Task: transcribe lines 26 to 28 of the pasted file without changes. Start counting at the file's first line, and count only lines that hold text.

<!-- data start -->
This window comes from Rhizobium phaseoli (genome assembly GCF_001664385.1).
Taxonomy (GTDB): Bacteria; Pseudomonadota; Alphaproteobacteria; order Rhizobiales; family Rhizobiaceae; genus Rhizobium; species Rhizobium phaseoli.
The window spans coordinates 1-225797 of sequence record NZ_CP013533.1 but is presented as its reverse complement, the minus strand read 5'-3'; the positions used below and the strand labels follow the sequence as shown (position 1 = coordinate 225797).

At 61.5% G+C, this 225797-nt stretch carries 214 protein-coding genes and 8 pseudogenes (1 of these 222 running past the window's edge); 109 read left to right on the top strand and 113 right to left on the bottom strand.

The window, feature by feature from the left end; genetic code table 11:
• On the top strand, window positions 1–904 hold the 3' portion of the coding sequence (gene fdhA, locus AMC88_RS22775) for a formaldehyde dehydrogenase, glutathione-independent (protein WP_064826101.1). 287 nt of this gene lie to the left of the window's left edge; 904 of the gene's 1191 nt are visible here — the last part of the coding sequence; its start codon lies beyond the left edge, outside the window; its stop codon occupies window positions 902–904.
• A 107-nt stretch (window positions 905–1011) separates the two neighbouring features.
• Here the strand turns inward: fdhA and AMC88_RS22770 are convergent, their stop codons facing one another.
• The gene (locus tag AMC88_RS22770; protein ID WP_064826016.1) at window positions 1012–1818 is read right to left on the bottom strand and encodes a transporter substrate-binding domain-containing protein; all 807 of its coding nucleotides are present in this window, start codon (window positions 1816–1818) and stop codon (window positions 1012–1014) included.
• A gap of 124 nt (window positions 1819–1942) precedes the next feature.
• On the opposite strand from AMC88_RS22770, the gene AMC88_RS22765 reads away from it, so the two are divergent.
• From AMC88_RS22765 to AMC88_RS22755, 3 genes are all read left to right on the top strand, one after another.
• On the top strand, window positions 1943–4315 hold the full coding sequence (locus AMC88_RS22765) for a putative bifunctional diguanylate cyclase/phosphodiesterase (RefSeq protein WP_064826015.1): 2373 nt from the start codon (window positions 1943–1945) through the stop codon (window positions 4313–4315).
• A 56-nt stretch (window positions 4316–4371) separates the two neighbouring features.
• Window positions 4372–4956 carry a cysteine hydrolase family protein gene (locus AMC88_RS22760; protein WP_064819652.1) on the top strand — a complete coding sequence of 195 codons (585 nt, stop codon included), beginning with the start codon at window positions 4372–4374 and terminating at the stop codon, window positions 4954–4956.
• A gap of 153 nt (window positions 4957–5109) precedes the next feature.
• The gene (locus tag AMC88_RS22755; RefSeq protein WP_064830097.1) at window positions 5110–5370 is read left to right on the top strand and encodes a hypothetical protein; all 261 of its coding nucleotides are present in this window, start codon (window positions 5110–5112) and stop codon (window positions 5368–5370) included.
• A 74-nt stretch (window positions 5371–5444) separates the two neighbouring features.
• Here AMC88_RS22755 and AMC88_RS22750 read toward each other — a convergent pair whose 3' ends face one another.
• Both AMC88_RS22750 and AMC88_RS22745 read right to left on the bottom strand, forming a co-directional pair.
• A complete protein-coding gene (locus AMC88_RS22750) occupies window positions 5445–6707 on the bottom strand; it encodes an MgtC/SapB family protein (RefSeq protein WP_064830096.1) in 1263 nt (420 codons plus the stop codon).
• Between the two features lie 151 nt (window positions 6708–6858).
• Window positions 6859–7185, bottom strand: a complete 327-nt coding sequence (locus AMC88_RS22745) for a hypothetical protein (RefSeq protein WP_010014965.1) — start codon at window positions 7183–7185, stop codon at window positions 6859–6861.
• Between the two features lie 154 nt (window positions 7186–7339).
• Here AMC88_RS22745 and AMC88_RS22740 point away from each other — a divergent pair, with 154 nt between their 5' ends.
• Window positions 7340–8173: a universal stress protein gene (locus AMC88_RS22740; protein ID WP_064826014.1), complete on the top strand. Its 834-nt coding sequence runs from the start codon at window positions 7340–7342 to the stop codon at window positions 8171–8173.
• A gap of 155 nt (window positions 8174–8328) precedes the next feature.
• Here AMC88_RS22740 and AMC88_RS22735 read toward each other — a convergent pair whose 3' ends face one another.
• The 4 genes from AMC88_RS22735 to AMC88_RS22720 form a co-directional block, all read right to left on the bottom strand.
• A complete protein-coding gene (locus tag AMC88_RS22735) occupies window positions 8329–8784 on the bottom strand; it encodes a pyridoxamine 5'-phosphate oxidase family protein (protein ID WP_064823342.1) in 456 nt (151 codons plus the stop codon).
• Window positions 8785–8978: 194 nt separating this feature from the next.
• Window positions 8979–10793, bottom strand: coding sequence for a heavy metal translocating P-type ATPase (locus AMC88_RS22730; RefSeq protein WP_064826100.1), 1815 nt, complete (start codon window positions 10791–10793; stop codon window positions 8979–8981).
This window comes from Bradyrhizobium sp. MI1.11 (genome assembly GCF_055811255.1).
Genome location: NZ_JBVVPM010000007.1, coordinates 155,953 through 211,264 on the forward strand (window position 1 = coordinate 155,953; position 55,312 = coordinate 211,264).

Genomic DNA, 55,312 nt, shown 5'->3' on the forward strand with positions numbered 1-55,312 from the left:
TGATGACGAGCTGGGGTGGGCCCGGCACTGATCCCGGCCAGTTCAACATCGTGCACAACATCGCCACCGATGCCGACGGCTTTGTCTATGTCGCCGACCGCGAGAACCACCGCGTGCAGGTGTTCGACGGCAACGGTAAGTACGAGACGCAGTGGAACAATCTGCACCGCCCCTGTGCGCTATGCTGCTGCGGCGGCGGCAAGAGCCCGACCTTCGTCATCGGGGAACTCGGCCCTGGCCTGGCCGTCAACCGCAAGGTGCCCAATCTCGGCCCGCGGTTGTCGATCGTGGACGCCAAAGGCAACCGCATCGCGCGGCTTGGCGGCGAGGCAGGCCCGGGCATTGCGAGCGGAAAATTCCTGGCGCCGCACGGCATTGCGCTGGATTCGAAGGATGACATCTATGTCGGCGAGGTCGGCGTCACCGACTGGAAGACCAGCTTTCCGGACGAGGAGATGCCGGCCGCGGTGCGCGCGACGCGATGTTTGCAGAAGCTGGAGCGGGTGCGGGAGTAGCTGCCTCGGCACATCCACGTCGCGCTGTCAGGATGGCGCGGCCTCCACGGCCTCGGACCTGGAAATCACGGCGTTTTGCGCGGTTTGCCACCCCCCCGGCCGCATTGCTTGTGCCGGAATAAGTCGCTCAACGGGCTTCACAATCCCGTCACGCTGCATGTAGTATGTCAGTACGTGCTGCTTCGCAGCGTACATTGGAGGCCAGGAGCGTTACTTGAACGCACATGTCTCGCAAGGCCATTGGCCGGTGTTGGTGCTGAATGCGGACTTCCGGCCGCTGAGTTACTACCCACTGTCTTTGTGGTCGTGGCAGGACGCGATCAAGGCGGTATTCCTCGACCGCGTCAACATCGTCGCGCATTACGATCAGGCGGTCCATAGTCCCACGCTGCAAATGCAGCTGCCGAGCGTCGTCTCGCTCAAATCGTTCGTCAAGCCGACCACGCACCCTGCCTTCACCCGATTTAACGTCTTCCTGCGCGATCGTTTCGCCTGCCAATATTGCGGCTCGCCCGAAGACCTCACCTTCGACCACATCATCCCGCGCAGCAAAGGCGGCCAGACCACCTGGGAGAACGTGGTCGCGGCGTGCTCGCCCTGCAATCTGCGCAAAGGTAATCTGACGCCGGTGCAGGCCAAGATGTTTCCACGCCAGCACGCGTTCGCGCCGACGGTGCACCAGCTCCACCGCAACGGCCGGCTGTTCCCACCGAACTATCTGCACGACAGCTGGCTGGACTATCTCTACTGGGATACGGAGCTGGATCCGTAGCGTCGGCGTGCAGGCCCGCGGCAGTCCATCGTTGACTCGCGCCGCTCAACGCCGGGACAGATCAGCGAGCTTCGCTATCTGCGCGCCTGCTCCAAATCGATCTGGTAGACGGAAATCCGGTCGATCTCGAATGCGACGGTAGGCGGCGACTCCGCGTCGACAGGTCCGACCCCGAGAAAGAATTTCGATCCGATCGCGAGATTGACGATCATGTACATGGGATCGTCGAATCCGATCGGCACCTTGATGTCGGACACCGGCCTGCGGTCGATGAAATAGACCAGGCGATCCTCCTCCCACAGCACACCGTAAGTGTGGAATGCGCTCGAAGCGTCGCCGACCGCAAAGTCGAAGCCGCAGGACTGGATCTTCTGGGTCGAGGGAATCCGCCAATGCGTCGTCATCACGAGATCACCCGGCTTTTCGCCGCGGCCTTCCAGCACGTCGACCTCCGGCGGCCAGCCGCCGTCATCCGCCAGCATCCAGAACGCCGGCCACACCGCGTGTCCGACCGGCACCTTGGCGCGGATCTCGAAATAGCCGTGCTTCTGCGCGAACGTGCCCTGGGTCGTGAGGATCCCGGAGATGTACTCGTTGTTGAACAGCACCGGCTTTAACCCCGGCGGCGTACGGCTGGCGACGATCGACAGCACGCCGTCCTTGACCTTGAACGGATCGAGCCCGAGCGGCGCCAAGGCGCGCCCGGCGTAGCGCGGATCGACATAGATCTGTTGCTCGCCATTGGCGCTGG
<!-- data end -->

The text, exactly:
• Window positions 7340–8173: a universal stress protein gene (locus AMC88_RS22740; protein ID WP_064826014.1), complete on the top strand. Its 834-nt coding sequence runs from the start codon at window positions 7340–7342 to the stop codon at window positions 8171–8173.
• A gap of 155 nt (window positions 8174–8328) precedes the next feature.
• Here AMC88_RS22740 and AMC88_RS22735 read toward each other — a convergent pair whose 3' ends face one another.